In the past I wanted the band to sound more dim and gritty. We used a lot of feedback harmonies, and the whole result was also put together in the mix — like most funeral doom bands still do in the footprints of Nortt, Worship’s demo, and so forth.

After that, the focus has turned more into drums and especially keys and organ, as well as baritone guitar through bass cabinets, which adds both heaviness and harmonic balance between all instruments — a bigger surroundings for things to happen.

With this album, I worked with both Matti (the mix) and Dan Lowndes (the mastering) to come up with the final result of grim but very natural sound, and both guys had a clear vision to carry it onwards. So what you’ll hear on the record is the closest we got to the natural sound of our live setup, lots of dynamics and nuances — so it needs a proper sound system and loud volumes to truly shine.



What were your relationships with the label? Did they provide to the band some media support or was it just a deal for pressing the run of CDs?

Currently it’s going to be released by two labels, Avantgarde Music (CD, LP) and Weird Truth Productions (CD).

Avantgarde is a new label for us, but they have a great history in extreme metal, so I feel proud to be in his ranks. Not forgetting that he released Thergothon’s album, which was one of my reasons to dive into this music, as well as other strange jewels like Monumentum (as well as Dolorian, which can be put under the same discography even though it was released by their sub-label), I felt there was a connection between us and the label and the people behind it — and that’s enough for me.

I’ve known Makoto (Weird Truth) since the demo days. He was actually the first label to distribute Saturnine back in 2007, so he is a long-time supporter of the band. Among other great releases he put out back then were Worship, Mournful Congregation, Nyarlatotep, etc., and so co-operation with him was an axiom. He is one of the labels who has delivered quality releases for a long period of time and still does.


By the way, did they offer you to play in Japan?

It’s on next year’s plans.


Really? I bet you won’t fly there just for one gig. How many gigs do you plan to perform there? Do you have a proper fan-base there, or is the label’s support enough for you to commit to this trip?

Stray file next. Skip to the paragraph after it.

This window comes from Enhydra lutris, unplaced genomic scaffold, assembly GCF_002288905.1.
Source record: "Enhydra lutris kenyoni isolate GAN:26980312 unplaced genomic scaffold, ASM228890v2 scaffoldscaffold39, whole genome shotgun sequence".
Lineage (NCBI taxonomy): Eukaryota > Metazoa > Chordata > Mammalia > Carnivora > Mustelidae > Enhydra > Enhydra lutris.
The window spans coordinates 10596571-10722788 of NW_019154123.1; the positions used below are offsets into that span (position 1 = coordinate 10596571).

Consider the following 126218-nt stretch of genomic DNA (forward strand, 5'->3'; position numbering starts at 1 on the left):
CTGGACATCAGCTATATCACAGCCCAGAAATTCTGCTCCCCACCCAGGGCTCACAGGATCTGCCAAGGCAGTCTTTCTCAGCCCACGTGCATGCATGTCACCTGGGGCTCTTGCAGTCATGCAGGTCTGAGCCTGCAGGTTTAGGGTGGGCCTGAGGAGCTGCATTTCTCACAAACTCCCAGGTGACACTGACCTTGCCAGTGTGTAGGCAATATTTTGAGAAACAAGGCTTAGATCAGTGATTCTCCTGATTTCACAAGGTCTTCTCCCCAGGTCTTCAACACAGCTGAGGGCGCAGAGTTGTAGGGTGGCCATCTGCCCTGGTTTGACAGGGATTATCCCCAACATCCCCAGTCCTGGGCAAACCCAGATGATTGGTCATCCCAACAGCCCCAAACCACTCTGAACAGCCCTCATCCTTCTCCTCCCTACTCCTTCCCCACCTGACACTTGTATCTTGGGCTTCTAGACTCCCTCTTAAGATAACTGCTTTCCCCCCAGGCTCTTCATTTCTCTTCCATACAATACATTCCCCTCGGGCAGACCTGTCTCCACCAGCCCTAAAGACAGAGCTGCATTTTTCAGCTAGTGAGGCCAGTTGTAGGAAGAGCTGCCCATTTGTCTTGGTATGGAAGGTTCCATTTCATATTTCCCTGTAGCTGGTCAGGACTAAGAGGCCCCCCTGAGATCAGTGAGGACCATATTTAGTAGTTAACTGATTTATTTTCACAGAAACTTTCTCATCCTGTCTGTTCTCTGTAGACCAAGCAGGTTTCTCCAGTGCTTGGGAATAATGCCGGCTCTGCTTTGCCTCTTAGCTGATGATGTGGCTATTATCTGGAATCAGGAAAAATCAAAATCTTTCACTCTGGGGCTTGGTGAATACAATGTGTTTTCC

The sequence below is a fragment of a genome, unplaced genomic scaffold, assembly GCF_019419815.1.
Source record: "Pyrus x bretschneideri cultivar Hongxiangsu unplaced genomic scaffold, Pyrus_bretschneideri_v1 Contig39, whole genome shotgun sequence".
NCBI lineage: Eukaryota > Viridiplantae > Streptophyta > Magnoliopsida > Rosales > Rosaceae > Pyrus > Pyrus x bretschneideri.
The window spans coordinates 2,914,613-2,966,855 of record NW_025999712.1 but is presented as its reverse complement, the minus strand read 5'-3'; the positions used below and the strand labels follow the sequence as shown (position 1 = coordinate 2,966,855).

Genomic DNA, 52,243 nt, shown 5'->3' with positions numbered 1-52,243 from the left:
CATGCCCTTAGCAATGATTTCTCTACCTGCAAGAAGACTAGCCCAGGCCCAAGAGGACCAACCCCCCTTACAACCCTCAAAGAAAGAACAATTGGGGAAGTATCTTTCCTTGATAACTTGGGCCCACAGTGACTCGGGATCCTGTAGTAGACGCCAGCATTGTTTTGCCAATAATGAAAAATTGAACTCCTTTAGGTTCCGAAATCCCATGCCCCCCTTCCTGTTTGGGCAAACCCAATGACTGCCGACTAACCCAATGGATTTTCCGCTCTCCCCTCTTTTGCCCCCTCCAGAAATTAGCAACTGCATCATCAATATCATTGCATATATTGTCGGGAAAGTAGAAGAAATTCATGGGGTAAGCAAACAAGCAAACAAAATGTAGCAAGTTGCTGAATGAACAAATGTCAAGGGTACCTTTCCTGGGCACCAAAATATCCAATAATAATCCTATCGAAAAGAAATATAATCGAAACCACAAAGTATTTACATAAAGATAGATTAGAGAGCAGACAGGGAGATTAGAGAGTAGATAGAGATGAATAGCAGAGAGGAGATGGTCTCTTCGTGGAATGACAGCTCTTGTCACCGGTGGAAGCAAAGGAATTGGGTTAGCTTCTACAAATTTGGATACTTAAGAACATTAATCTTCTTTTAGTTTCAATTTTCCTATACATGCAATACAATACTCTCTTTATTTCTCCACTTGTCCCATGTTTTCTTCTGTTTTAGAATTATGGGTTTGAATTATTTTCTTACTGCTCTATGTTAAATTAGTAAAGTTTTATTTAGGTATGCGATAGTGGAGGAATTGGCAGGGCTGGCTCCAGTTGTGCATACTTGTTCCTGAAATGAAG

Yes, I believe so. Rough planning for this is already done in the past and it’s basically just a few flight tickets away.


Profetus – The Sadness Of Time Passing



Metal-Archives sums up Profetus’ lyrical themes as “melancholy, sadness, occultism, nature”. Can you tell us whether all of these images are present in your new album The Sadness Of Time Passing?

Yes, this is how they put it on the Metal Archives — but of course it’s much wider than that, “the depths of human condition”, or something like that.

The Sadness Of Time Passing is a concept album of time, mortality, the sense of momentary passing of your life towards death, existence and what’s beyond. The song themes themselves rise from different literary and personal sources, piercing my own history and memories and descending to rather expressionist landscapes. The writing happened in a life-span of five years, so it was also an era of my life with changes, lots of personal losses, and new beginnings.

On the lyrical side it dwells on certain topics reaching from Zen Buddhism to folk themes and ghost stories and Finnish modern poetry. The tracks will include some phrases of different source books I used to make the whole work, all dealing with the concept of solitude and spiritual isolation. But for experiencing that, I’d rather leave the door open for the listener to make something of their own out of it. It’s not an easy album in any case, but might grow to a certain level after many listens and readings.



Speaking about changes… Do you feel that Profetus changed you in some good way?

I believe it has done a lot for a certain self-reflection across the years. For me it deals with my own microcosm and moving things from there into a different scale is always comforting.

Even though I’m not a religious man, I think in human conception there’s always a yearning for spiritual landscapes, understanding their own cosmic loneliness and the strange emptiness. Especially behind the suggested life in Western society today. If you find a root, you should dig it up.


How long did you work on the new material? How do you see the core differences between The Sadness Of Time Passing and …To Open The Passages In Dusk?

It actually took five years in total, which was really an unexpected and winding path. Never planned to take so long, I just felt I should push it a little bit further from standard song-writing. The songs have been existing to me for many years as well, so it’s about time for other people to hear them as well.

Thematically I see Sadness as a continuation of the ghost theme on Passages — it has the same kind of moments of eeriness, but also more serene and hopeful parts, more packed with melodies, and in that sense easier but with a larger construction.


Do you plan to support The Sadness Of Time Passing release with some gigs? Do you feel a necessity to play live with Profetus? What are the band’s highlights considering gigs?

Yes, absolutely. I see us as first and foremost a live band, who sometimes succeed in putting their efforts on a recording. Our music is about the acoustic space and stretching time between those notes, cranking the amplifiers and enjoying the whole situation. On the downside, the setup has grown quite large to perform in the smallest of clubs, but when I see the scale right, we are totally up for it.

This year we did only Killtown Deathfest in Copenhagen, playing The Sadness Of Time Passing entirely — but we are planning some festivals and maybe a small tour to happen next spring in central Europe.